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Drinking Water-Which is Best?
Water, if it is to be considered drinking water, must be capable of human consumption, causing illness or disease. Drinking water must be potable, i.e. clean or drinkable. All life on Earth needs drinking water. In particular, humans need at least 64 ounces or 8 cups of drinking water per day for optimal health.
In the United States, your drinking water can come from one of several sources.
Public drinking water system
The term “public water system” generally refers to any water system that has 15 or more connections or serves 25 or more persons. Water systems serving less than this are considered private water systems. Public water systems may be operated by cities or towns, state or federal agencies, other political subdivisions such as water districts and cooperatives, or private, for-profit corporations. Regardless of who owns and operates a public drinking water system, that system must meet all requirements of the Safe Drinking Water Act.
Private drinking water system?
The term “private water system” generally means any water system that serves between 1 and 14 service connections. The private drinking water system is not regulated by the government. However, owners of private wells and unregulated systems often have resources.
What can be done to keep our water clean?
Government laws are meant to keep our water clean. But do they work?
According to a national survey by the Environmental Protection Agency (EPA), the proportion of rivers and streams with “good” water quality dropped from 65 percent in 1998 to 61 percent in 2000. Estuaries with “good” water quality dropped from 56 percent to 49 percent. percent in the same two-year period.
In a report, the EPA explained, “Wastewater treatment efficiency may level off, which, coupled with population and economic growth, may reverse hard-won water quality improvements. By 2016, pollution levels may be similar to levels observed in the mid-1970s.”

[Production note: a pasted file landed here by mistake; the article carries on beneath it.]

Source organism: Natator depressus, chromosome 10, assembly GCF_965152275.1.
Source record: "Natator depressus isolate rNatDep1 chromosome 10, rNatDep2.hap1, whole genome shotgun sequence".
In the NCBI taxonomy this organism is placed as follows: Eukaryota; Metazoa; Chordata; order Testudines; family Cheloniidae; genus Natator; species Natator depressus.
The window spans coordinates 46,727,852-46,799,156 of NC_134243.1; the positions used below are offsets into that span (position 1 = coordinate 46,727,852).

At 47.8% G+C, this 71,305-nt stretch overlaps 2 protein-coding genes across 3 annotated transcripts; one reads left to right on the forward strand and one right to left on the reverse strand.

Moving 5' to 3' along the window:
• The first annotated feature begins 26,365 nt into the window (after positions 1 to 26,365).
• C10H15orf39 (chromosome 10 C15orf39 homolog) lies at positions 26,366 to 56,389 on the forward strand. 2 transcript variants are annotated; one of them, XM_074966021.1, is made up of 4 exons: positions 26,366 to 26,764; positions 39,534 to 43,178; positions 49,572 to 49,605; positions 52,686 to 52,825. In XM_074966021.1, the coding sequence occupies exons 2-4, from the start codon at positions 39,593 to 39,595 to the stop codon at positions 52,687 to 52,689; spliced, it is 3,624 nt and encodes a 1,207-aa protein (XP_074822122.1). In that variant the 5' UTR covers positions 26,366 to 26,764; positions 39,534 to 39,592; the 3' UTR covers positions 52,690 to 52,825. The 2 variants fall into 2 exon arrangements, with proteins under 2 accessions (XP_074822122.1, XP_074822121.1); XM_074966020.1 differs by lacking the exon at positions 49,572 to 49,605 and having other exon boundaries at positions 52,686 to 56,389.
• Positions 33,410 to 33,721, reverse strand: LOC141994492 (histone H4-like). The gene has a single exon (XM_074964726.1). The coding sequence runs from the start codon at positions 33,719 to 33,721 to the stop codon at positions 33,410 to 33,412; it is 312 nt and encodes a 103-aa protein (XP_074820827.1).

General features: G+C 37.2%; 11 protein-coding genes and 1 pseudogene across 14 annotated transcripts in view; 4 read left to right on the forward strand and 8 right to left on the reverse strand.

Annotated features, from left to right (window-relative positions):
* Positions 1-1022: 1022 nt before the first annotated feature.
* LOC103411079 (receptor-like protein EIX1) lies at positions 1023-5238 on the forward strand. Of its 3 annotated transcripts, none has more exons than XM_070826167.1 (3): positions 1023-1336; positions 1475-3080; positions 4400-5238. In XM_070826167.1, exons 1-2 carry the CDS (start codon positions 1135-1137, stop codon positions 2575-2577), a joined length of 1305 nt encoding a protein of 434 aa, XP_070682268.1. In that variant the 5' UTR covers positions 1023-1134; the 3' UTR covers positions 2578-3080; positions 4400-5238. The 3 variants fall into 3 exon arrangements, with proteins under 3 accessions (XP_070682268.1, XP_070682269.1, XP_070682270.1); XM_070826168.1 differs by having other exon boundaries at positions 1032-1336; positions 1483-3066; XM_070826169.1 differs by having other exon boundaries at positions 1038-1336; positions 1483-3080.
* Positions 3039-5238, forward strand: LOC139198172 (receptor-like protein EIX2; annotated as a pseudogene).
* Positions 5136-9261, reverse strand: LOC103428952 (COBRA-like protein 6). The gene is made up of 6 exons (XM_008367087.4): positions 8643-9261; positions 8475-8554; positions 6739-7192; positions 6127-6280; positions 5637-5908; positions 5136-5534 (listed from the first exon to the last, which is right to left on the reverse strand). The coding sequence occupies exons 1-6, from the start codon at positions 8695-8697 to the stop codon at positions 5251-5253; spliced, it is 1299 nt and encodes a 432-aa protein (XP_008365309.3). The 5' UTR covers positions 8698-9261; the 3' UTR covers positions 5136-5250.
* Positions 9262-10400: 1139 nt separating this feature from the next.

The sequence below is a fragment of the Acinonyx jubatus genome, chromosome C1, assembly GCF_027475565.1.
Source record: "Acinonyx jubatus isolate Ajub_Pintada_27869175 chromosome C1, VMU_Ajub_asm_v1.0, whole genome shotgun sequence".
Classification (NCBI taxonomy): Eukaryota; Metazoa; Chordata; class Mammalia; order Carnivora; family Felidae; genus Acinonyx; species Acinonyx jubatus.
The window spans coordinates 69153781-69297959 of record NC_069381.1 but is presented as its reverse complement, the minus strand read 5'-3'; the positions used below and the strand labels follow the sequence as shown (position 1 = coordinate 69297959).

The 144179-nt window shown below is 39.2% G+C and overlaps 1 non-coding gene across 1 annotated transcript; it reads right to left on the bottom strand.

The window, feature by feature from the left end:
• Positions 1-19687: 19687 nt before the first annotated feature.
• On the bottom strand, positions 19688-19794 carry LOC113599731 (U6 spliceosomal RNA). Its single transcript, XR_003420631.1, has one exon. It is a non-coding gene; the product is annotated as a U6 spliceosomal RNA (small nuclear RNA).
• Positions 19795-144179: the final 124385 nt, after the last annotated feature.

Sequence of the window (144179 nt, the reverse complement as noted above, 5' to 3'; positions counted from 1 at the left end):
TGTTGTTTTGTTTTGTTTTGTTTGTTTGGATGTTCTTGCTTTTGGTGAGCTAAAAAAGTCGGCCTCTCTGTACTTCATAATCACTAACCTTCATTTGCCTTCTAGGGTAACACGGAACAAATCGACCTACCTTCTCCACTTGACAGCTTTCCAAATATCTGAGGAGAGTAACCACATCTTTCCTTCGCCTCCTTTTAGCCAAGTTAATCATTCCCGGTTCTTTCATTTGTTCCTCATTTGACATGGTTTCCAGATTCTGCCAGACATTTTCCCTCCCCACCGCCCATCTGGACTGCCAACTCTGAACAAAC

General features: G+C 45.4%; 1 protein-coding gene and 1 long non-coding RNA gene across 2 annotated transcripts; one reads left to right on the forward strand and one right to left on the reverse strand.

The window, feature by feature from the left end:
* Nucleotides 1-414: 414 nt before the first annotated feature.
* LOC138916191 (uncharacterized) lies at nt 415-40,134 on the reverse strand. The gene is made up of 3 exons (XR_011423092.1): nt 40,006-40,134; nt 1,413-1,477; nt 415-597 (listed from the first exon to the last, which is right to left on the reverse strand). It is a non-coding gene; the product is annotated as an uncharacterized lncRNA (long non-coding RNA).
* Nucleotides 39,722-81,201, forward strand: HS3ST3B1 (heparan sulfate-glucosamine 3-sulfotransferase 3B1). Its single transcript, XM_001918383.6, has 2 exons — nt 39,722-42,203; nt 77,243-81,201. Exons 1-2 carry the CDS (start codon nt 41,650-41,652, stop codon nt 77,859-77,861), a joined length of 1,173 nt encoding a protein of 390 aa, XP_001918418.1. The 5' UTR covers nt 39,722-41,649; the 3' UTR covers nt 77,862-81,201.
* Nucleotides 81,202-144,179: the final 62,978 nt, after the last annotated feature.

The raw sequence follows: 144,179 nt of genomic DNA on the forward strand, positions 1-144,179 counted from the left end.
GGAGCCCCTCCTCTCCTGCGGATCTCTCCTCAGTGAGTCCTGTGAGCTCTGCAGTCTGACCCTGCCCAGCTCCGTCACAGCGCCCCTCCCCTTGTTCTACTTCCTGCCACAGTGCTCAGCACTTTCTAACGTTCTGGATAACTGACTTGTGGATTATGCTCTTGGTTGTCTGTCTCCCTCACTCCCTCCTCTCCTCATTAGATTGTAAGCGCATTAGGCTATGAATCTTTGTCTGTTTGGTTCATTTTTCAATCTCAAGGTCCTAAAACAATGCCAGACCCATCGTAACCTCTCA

What do we do to keep our drinking water clean?
Such reports do not apply to drinking water from a kitchen or bathroom faucet. Is our drinking water clean?
The purity of tap water should not be taken for granted. A study of the drinking water systems of 19 American cities found that many cities rely on pre-World War I drinking water supply systems and treatments. These aged pipes will break at some point. When they do, they can leach contaminants into the drinking water they deliver. These old-fashioned water treatment plants were built to filter particles from the water and kill some of the parasites and bacteria, but many of them are unable to remove modern pollutants.
On a more positive note, many US cities have upgraded their systems. They provide good drinking water because:
* They protect the sources of their water (lakes, streams, reservoirs and wells) against pollution
* Provide good quality pipes and maintain them at all times
* Have modern purification equipment large enough and high-tech enough to keep our drinking water clean.
The Safe Drinking Water Act, a national law to protect tap water in the United States, oversees local government regulations for drinking water.
Bottled drinking water
If you are concerned about drinking water, you can choose to buy bottled water. American citizens spend billions of dollars on bottled drinking water every year. Some people use it instead of other drinks. Others use bottled drinking water because they like the taste or think it’s safer than tap water.
Bottled drinking water comes from sources similar to tap water. It comes from rivers and lakes or underground aquifers. The taste and quality of bottled drinking water varies from brand to brand. It can even vary within the same brand, depending on the source of the particular bottle. Even bottled drinking water can contain at least small amounts of impurities. It may meet USFDA standards, but those standards do not require absolute purity.
Purified drinking water
Finally, you can choose to purify your water through one of the many filtration systems available. Purification systems can be as simple as a jug filled with water and fed through a filter. You can connect a filter to the faucet in the kitchen or to the water line under the kitchen sink. You may get your purified drinking water from a carbon filtration system or invest in a reverse osmosis system.
Purified drinking water is more expensive per gallon than tap water, but can provide peace of mind and/or the health you desire.
Drinking water, if it is to be considered drinking water, must be suitable for human consumption, causing illness or disease. The challenge may be smaller or bigger where you live, but it’s worth meeting.
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